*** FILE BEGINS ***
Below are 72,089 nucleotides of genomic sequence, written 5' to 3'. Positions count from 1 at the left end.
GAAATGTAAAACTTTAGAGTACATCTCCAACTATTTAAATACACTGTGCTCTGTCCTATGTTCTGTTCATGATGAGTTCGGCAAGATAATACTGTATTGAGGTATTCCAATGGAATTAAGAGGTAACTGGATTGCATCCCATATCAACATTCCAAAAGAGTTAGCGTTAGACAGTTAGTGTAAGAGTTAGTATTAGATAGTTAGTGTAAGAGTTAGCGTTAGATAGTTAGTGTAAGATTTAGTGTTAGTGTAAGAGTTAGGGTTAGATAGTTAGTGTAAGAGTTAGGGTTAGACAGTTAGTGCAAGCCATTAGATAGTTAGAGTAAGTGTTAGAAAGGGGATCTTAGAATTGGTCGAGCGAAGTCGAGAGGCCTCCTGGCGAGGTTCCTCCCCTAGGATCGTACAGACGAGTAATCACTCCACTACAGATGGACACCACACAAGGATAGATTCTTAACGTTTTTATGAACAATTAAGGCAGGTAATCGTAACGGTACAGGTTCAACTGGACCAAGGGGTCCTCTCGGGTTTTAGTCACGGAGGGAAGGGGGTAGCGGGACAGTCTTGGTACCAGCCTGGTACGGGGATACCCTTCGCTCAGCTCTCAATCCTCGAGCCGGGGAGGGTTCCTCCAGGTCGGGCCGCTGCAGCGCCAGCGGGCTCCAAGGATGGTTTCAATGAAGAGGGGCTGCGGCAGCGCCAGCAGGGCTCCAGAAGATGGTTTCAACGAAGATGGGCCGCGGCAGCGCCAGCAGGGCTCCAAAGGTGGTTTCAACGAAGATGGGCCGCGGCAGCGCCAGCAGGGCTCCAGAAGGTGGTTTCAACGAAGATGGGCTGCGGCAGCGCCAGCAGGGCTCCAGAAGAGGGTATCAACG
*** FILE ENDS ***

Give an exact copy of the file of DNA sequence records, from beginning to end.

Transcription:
Below are 72,089 nucleotides of genomic sequence, written 5' to 3'. Positions count from 1 at the left end.
GAAATGTAAAACTTTAGAGTACATCTCCAACTATTTAAATACACTGTGCTCTGTCCTATGTTCTGTTCATGATGAGTTCGGCAAGATAATACTGTATTGAGGTATTCCAATGGAATTAAGAGGTAACTGGATTGCATCCCATATCAACATTCCAAAAGAGTTAGCGTTAGACAGTTAGTGTAAGAGTTAGTATTAGATAGTTAGTGTAAGAGTTAGCGTTAGATAGTTAGTGTAAGATTTAGTGTTAGTGTAAGAGTTAGGGTTAGATAGTTAGTGTAAGAGTTAGGGTTAGACAGTTAGTGCAAGCCATTAGATAGTTAGAGTAAGTGTTAGAAAGGGGATCTTAGAATTGGTCGAGCGAAGTCGAGAGGCCTCCTGGCGAGGTTCCTCCCCTAGGATCGTACAGACGAGTAATCACTCCACTACAGATGGACACCACACAAGGATAGATTCTTAACGTTTTTATGAACAATTAAGGCAGGTAATCGTAACGGTACAGGTTCAACTGGACCAAGGGGTCCTCTCGGGTTTTAGTCACGGAGGGAAGGGGGTAGCGGGACAGTCTTGGTACCAGCCTGGTACGGGGATACCCTTCGCTCAGCTCTCAATCCTCGAGCCGGGGAGGGTTCCTCCAGGTCGGGCCGCTGCAGCGCCAGCGGGCTCCAAGGATGGTTTCAATGAAGAGGGGCTGCGGCAGCGCCAGCAGGGCTCCAGAAGATGGTTTCAACGAAGATGGGCCGCGGCAGCGCCAGCAGGGCTCCAAAGGTGGTTTCAACGAAGATGGGCCGCGGCAGCGCCAGCAGGGCTCCAGAAGGTGGTTTCAACGAAGATGGGCTGCGGCAGCGCCAGCAGGGCTCCAGAAGAGGGTATCAACG